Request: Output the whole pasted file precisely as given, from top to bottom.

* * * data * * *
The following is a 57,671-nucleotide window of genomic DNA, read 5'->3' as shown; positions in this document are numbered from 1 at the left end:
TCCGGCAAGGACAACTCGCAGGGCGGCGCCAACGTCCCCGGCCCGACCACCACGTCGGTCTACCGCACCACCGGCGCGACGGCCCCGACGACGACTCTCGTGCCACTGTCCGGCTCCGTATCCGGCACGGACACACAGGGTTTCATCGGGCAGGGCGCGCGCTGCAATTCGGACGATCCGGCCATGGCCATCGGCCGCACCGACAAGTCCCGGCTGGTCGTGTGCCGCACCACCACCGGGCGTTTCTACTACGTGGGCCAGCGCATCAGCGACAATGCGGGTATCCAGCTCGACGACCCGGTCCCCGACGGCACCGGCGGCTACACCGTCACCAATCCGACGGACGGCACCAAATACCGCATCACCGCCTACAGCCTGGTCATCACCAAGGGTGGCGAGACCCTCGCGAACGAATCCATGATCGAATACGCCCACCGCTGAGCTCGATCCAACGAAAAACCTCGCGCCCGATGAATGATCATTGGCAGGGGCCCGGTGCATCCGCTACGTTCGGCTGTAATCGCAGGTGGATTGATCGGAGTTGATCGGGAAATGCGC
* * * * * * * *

The following is a 57,671-nucleotide window of genomic DNA, read 5'->3' as shown; positions in this document are numbered from 1 at the left end:
TCCGGCAAGGACAACTCGCAGGGCGGCGCCAACGTCCCCGGCCCGACCACCACGTCGGTCTACCGCACCACCGGCGCGACGGCCCCGACGACGACTCTCGTGCCACTGTCCGGCTCCGTATCCGGCACGGACACACAGGGTTTCATCGGGCAGGGCGCGCGCTGCAATTCGGACGATCCGGCCATGGCCATCGGCCGCACCGACAAGTCCCGGCTGGTCGTGTGCCGCACCACCACCGGGCGTTTCTACTACGTGGGCCAGCGCATCAGCGACAATGCGGGTATCCAGCTCGACGACCCGGTCCCCGACGGCACCGGCGGCTACACCGTCACCAATCCGACGGACGGCACCAAATACCGCATCACCGCCTACAGCCTGGTCATCACCAAGGGTGGCGAGACCCTCGCGAACGAATCCATGATCGAATACGCCCACCGCTGAGCTCGATCCAACGAAAAACCTCGCGCCCGATGAATGATCATTGGCAGGGGCCCGGTGCATCCGCTACGTTCGGCTGTAATCGCAGGTGGATTGATCGGAGTTGATCGGGAAATGCGC